- Every week appears to be a supreme test for the fourth-year head coach who wants to return for a fifth.
- The good news, Herman revealed, was an improving health situation overall, a “unified” team and Texas’ place in the Big 12 standings because “we've got six regular-season games left, and we've got all of the the teams that are at the top of the standings in our conference right now through three games.”
- The bad news is Jordan Whittington’s hurt again with a hip flexor, the team may not be all that unified when it comes to singing the alma mater, and the perception that Texas still has to play six Big 12 teams that to this point all appear better than the Longhorns.
Tom Herman was one mellow fellow on Monday.
He was calm. He was reasoned. He was positive. He was organized and thorough and pleasant. He even offered a few book reviews on positive thinking.
He wasn’t the least bit defensive or irritable and didn’t snap at any reporters with their ugly questions.
In short, the loquacious Texas head football coach was everything you’d want your coach to be. At least on a Monday.
Now, about Saturday.
We should talk.
That, as we’ve all seen, can be another matter altogether. And this Saturday, Herman and his 2-2 team face yet another (a) crossroads, (b) fork in the road, (c) fork in Tom, (d) measuring stick, (e) barometer or (f) litmus test — or all of the above — when he takes on dangerous Baylor and well-respected new coach Dave Aranda at Royal-Memorial Stadium.
Every week appears to be a supreme test for the fourth-year head coach who wants to return for a fifth.
Herman is trying hard to navigate challenging waters without capsizing the boat, one that has shown more than a few leaks in consecutive losses to TCU and Oklahoma.
The good news, he revealed, was an improving health situation overall, a “unified” team and Texas’ place in the Big 12 standings because “we’ve got six regular-season games left, and we’ve got all of the the teams that are at the top of the standings in our conference right now through three games.”
The bad news is Jordan Whittington’s hurt again with a hip flexor, the team may not be all that unified when it comes to singing the school song, and the perception that Texas still has to play six Big 12 teams that to this point all appear better than the Longhorns. Yeah, besides winless Kansas, Texas still has to play five teams that are a collective 11-2 in league play. And we haven’t even mentioned a defense that allows 400 yards and 36 points a game.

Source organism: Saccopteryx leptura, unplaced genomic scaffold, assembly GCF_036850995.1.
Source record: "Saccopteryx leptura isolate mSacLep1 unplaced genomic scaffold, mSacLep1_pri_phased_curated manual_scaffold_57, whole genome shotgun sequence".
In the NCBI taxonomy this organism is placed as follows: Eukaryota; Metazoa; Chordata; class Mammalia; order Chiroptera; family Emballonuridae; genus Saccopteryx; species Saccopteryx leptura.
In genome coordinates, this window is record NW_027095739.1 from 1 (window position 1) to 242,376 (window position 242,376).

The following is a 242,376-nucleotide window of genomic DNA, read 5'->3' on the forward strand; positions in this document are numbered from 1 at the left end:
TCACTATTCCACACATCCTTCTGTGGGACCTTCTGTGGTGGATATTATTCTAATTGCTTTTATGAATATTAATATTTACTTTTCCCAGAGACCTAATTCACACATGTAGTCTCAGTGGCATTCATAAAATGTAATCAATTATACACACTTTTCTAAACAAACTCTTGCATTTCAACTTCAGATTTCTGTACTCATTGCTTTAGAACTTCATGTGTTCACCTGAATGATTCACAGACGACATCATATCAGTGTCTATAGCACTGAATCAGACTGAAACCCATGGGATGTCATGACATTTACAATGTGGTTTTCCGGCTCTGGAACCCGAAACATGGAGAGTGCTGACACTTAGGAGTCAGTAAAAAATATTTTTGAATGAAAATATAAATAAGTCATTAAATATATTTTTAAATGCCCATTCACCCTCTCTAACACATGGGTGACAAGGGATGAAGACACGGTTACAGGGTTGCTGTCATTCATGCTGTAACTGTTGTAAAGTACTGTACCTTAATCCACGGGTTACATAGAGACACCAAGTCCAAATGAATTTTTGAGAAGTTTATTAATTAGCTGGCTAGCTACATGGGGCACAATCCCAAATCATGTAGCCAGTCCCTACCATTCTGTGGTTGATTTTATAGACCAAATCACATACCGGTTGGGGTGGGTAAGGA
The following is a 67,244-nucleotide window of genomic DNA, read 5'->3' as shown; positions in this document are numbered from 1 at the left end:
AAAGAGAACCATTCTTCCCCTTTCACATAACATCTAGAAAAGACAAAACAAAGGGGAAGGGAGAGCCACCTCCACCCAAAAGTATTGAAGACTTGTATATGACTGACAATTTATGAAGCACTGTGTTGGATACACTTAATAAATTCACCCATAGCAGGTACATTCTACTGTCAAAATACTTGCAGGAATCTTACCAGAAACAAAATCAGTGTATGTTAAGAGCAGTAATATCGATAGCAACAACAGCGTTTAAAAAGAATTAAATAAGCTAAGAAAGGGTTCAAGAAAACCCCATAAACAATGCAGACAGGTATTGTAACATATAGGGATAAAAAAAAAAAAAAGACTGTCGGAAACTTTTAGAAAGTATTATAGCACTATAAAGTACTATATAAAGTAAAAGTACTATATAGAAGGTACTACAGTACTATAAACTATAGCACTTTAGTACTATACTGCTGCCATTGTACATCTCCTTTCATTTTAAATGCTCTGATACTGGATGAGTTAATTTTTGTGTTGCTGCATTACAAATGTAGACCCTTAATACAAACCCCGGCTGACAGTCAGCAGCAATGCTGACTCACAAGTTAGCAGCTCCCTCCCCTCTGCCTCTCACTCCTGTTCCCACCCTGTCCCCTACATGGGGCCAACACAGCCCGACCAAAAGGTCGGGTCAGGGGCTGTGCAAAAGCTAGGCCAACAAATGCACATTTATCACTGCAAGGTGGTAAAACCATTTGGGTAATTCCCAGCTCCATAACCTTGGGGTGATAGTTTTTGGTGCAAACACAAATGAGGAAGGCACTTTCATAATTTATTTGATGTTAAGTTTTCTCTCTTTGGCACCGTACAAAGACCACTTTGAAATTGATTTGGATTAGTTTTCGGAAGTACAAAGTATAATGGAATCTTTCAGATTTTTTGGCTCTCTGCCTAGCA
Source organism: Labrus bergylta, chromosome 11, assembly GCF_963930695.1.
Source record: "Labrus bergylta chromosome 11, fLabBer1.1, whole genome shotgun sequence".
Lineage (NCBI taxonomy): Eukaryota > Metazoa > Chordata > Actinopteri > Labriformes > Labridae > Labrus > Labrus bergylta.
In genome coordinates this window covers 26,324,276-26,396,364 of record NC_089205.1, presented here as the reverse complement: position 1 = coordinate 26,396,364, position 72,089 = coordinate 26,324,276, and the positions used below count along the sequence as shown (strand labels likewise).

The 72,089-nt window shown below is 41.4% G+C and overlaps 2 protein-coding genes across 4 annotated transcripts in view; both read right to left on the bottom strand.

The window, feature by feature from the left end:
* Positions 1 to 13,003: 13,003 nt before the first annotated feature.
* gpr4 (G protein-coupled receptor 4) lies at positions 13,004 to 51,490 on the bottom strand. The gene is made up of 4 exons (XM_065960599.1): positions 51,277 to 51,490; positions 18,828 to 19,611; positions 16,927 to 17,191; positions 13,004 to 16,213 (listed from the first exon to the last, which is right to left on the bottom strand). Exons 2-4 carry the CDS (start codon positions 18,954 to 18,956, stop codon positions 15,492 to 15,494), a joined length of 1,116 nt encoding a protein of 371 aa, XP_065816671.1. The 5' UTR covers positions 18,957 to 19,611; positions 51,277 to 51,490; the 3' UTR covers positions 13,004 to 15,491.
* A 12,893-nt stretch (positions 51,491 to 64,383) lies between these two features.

Plus, the clamoring distraction of the ongoing furor over the polarizing “The Eyes of Texas” only exacerbates the pressure on his team and staff.
Herman did a reasonably good job walking that fine line between supporting his players, many of whom are tremendously opposed to standing on the field during the singing of The Eyes, and at the same time ostensibly abiding by his athletic director’s and president’s wishes.
“His (Del Conte’s) wish is that they stand out there, not to sing the song, but to thank the fans,” Herman said. “If that’s what our guys choose to do, then we would be very proud of them. But we’re also very sensitive to those that feel a different way.”
However, many alumni think he should quit straddling that line, become more of a hard-nosed coach instead of one that goes overboard in placating his players and tell them to remain on the field after games. My guess is half will leave and half will stay.
“Nobody from Chris Del Conte to myself, have mandated any of our players to do anything,” Herman said. “I think mandate is a very strong word. That’s never been a word used to us as coaches from our administration, nor a word used as coaches to our players. This not a mandate.”
In many respects, Herman can’t win.
In many eyes, Herman can’t win. Or hasn’t won. At least not big enough with a pedestrian 27-17 record, no national ranking and seven losses to unranked teams. He faces another huge challenge this week in 1-1 Baylor that hasn’t found its footing but has cast a lot of misery on other UT teams.
But he’d better win this one.
This has to weigh heavily on the coaches and players.
“We’re a very divided country,” Herman said. “And our locker room is exactly the opposite. Our locker room respects and in facts admires guys that do speak their mind. Everybody is listened to and there are no grudges held for anybody who feels a certain way about anything.”
That mindset will be on full display Saturday.
On the field, Herman continues to insist that he sees “tangible progress” in this team, citing better tackling and defensive takeaways and a healing team. The jury’s still out on all that, but he did show he’s learning to be better.
He did not say the Longhorns had a great Sunday practice. Hopefully, he won’t need the tag of Sunday’s Coach.
That alone is progress.